Monumenti altinati da Torcello. 1. L’urna cineraria di Cusonia Posilla

Lorenzo Calvelli

pp. 93-106, Figg. 6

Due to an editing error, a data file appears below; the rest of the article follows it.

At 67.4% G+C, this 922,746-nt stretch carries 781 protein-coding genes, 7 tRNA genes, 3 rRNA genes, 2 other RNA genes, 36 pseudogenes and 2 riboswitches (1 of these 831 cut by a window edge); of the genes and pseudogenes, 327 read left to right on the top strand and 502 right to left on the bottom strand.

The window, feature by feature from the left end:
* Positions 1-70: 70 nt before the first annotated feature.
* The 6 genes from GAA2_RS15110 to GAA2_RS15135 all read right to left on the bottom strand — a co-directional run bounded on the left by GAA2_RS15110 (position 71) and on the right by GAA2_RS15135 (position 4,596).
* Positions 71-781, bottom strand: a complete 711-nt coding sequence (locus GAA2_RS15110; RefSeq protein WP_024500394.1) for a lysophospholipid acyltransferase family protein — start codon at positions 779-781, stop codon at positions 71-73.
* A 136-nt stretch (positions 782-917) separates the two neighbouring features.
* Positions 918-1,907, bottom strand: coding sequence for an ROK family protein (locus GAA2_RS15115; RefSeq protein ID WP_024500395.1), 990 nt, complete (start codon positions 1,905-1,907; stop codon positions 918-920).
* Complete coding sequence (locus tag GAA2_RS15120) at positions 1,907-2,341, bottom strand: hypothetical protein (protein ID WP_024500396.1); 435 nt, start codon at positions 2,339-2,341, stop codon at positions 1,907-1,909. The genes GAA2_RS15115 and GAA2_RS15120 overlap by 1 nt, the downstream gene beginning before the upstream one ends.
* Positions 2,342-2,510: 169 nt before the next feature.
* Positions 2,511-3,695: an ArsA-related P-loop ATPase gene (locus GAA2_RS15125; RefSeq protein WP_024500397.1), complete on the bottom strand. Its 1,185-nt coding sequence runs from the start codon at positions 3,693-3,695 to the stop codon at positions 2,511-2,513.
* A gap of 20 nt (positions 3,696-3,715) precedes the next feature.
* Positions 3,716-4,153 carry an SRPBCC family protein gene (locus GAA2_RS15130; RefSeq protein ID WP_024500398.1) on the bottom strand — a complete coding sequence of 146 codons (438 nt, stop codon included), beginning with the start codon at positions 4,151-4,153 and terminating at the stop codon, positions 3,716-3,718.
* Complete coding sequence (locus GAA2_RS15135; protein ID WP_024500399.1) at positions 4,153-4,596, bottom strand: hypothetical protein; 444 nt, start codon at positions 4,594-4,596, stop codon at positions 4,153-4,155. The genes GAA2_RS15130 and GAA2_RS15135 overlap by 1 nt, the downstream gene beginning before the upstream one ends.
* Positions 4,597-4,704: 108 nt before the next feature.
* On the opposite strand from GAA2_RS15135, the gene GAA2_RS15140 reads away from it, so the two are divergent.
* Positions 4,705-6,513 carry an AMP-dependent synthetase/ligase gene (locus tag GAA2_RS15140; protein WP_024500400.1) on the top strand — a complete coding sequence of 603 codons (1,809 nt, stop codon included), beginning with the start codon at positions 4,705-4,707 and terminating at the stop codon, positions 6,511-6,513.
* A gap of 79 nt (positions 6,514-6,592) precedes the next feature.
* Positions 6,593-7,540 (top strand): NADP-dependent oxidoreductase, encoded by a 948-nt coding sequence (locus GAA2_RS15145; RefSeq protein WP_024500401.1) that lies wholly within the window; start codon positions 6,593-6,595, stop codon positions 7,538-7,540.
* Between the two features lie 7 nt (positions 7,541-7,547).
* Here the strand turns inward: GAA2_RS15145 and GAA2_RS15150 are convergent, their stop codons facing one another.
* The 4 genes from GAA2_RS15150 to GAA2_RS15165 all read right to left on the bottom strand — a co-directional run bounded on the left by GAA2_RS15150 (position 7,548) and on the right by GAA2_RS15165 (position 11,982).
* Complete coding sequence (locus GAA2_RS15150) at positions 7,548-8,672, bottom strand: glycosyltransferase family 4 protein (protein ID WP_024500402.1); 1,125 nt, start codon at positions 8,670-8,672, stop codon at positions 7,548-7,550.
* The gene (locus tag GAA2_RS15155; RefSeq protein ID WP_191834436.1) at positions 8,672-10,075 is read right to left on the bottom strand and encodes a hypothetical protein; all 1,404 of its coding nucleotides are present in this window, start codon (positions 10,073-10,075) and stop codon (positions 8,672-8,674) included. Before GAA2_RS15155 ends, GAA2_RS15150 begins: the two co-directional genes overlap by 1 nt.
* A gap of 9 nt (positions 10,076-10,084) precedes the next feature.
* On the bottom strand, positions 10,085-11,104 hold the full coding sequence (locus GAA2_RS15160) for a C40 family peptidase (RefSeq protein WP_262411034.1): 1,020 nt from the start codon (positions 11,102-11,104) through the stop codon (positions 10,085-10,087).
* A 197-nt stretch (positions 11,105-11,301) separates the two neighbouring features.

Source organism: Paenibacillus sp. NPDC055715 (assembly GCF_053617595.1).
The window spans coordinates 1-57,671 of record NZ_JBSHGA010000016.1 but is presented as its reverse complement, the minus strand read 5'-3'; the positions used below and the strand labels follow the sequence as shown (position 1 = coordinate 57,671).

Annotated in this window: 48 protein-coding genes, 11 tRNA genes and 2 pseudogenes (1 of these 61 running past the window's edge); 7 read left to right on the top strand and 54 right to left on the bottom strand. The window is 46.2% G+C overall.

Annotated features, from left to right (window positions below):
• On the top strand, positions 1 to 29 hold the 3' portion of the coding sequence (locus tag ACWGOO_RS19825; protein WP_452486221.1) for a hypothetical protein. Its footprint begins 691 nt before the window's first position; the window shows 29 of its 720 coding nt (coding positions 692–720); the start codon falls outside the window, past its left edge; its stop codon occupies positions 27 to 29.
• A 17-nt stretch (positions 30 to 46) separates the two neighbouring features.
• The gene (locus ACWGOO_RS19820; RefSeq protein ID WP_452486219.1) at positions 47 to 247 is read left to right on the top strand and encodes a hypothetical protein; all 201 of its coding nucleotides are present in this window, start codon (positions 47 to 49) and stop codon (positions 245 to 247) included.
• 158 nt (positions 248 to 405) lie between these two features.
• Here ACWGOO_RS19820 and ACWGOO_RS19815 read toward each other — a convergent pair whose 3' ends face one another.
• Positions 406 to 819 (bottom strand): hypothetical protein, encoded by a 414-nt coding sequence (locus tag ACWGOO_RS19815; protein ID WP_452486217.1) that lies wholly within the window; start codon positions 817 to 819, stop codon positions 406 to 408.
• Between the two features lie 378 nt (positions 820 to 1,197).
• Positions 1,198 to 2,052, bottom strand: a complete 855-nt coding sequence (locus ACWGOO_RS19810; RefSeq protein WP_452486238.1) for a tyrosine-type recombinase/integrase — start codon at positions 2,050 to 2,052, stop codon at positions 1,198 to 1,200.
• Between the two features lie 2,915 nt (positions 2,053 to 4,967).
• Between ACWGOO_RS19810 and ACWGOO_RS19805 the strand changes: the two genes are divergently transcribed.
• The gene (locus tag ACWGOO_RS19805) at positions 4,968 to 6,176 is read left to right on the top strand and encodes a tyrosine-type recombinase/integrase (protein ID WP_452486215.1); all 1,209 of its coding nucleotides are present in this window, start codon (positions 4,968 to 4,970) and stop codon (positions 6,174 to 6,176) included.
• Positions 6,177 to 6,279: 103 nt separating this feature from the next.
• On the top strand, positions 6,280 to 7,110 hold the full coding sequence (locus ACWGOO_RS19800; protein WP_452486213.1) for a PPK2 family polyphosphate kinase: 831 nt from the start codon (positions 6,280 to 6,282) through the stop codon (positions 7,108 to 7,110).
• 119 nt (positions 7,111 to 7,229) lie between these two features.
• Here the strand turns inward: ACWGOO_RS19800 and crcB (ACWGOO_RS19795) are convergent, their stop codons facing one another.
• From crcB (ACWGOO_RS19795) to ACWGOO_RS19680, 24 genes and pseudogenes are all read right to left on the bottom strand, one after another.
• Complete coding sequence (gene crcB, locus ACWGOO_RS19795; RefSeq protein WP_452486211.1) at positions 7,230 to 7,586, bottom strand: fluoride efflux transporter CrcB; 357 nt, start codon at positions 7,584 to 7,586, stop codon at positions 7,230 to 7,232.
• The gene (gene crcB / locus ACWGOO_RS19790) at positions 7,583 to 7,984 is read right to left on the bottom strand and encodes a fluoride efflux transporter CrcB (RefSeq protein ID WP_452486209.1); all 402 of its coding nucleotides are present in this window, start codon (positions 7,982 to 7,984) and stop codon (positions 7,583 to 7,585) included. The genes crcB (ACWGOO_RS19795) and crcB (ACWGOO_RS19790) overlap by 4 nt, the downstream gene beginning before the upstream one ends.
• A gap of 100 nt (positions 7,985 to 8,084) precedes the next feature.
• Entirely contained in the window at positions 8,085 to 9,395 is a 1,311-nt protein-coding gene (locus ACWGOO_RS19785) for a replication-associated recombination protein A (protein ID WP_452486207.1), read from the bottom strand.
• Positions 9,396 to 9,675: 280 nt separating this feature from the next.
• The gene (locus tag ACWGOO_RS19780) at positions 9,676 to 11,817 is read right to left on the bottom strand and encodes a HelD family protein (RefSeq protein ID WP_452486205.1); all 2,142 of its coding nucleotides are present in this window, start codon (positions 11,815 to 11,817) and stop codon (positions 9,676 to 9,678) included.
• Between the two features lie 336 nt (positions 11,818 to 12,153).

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This article focuses on an inscribed funerary urn kept in the deposits of the Kunsthistorisches Museum in Vienna. The monument was first seen at Torcello, in the northern Venetian lagoon, in the second half of the 15th century and is likely to come from the nearby Roman site of Altinum. This is confirmed by stylistic analysis, as well as by the epigraphic evidence. It is one of the few limestone urns from this region for which both the square base and the half-round lid (topped by a small reclining dog) are preserved. The inscription records that the monument was erected by order of a woman, named Cusonia Posilla (daughter of Marcus Cusonius), for herself, her mother Passena Enoclia (daughter of Ostus), and a freedwoman simply named Cusonia. Onomastic analysis reveals a complex geographic background for these individuals. While most names appear to be of local (either Venetic or Celtic) origin, the Passeni (or Passieni) are mainly attested in central Italy (Umbria and Rome). The overall features of the urn suggest a date in the Augustan/Tiberian period. The second part of the article reconstructs the stages of the long journey that brought the object to its current location. After being seen in the bishop’s palace at Torcello in the last decades of the 15th century, the urn reappears in Venice in the early 18th century. At that time it belonged to the patrician family of the Gussoni, who claimed to descend from the Roman Cusonii. At the end of the 18th century the monument was acquired by Tommaso Obizzi for his antiquarian collection in the celebrated Cataio castle in the Euganean hills. In the 19th century the building came into possession of the Habsburgs, who eventually transferred the funerary urn to Vienna, along with the greater part of the treasures formerly owned by the Obizzi.